In Rombo syndrome (named after the oldest family member in the pedigree), an autosomal dominant condition, affected individuals develop vermiculate atrophoderma, milia, hypotrichosis, trichoepitheliomas and peripheral vasodilatation in addition to BCCs. Gorlin syndrome (naevoid basal cell carcinoma syndrome) is an autosomal dominant condition related to the patched gene on chromosome 9, numerous BCCs may start in childhood, and they may resemble skin tags or brown naevi, with palmoplantar pits, calcifications of the falx cerebri, bifid ribs, frontal bossing, hypertelorism, sometimes mental retardation, odontogenic keratocysts of the jaw and systemic malignancy. Linear basal cell naevus is a linear collection of macules and papules histopathologically similar to basal cell carcinoma. Some cases may reflect mosaicism for Gorlin syndrome. Bazex syndrome is an X-linked dominant condition (males have a uniformly severe disease while females show a range of severity of the disease) with follicular atrophoderma, milia, hypotrichosis (especially in males), hypohidrosis, and facial BCCs. This should not be confused with the completely different paraneoplastic Bazex syndrome (acrokeratosis paraneoplastica) or with Bazex syndrome of childhood (benign circinate pityriasiform erythema of childhood).

Premalignant fibroepithelial tumour of Pinkus (most likely to be diagnosed as a fibroma on the trunk) is composed of cells resembling those of BCC arranged in a thin honeycomb around a prominent, overgrown papillary stroma. Small buds of cells may arise from the strands and enlarge to form BCC, replacing part or the entire tumour. Based on clinicopathological features and the presence of Merkel cells (basal cell carcinoma lacks these cells) in the neoplasm it has been proposed that fibroepithelioma of Pinkus is a variant of trichoblastoma rather than a variant of basal cell carcinoma.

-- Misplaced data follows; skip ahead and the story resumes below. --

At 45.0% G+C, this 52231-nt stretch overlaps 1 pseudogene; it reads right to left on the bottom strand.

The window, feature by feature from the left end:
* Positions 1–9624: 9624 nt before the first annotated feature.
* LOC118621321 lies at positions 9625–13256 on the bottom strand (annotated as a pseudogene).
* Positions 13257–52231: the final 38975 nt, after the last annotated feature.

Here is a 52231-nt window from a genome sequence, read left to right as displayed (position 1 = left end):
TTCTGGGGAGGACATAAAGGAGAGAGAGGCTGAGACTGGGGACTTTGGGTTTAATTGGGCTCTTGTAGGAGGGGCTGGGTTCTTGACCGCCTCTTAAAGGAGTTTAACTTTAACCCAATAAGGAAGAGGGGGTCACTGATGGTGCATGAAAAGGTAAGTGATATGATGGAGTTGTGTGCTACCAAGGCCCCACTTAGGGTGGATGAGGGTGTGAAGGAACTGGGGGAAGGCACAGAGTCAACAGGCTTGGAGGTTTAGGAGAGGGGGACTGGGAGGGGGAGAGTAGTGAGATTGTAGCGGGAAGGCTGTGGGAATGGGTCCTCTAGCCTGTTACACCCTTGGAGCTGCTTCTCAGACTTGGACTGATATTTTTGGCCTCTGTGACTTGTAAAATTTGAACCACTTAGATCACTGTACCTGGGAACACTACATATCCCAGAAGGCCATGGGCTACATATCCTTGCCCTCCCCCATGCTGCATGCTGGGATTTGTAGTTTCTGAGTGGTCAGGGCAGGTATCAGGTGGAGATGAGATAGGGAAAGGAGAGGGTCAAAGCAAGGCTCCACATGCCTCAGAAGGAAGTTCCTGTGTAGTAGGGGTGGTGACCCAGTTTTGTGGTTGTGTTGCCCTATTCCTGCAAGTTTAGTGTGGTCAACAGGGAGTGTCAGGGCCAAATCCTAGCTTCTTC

The early basal cell carcinomas are commonly small, translucent or pearly, raised and rounded areas covered by thin epidermis through which a few dilated, superficial vessels show (tiny flecks of pigment may be seen with a hand lens). The common nodular type of tumour has a distinctive appearance when it is more than a few millimetres in diameter. In the initial stages it may be hard to separate from a melanocytic naevus, molluscum contagiosum or senile sebaceous hyperplasia without the aid of a biopsy. Naevi can be distinguished if hairs grow from the surface, and in molluscum contagiosum and sebaceous hyperplasia there is a central keratin-filled pit. Scaling or crusting on the surface can cause confusion with warts, keratoacanthoma, squamous cell carcinoma or molluscum contagiosum. In all cases, the debris should be removed, and this is easily done in BCC. The friable, relatively avascular tissue beneath is characteristic, and if fragments are removed and smeared on a slide the diagnosis can be confirmed by cytology.

Darkly pigmented and ulcerated tumours are occasionally confused with malignant melanoma. The margin of BCC is usually rolled, telangiectatic and multinodular, and there is no pigmented halo. The colour tends to be more definitely brown, in contrast with the dusky greyish brown of malignant melanoma.

Other modes of presentation are a small, pearly, erythematous, lichenoid papule or plaque, as a keratotic and slightly indurated area, or as a small and superficial ulcer resembling an excoriation. It may occasionally be pedunculated and telangiectatic, resembling a pyogenic granuloma. The more advanced tumours have as wide a variety of forms as the early lesions and tend to maintain the same pattern of growth throughout their course.

Less commonly, the tumour spreads only superficially. It is bounded by a slightly raised thread-like margin, which is irregular in outline and may be deficient at part of the circumference. Perhaps the most difficult problems (although least crucial from the patient’s viewpoint) are found with these superficial BCCs. Casual inspection may suggest that these are patches of eczema, psoriasis or Bowen’s disease. When the scale is removed and the edge stretched, the thread-like margin will reveal the true diagnosis. Careful inspection will almost always rule out eczema or psoriasis, which the patient’s history will have also made unlikely. There are some cases, however, where distinction from Bowen’s disease can be made only after biopsy. The superficial type is found mainly on the trunk.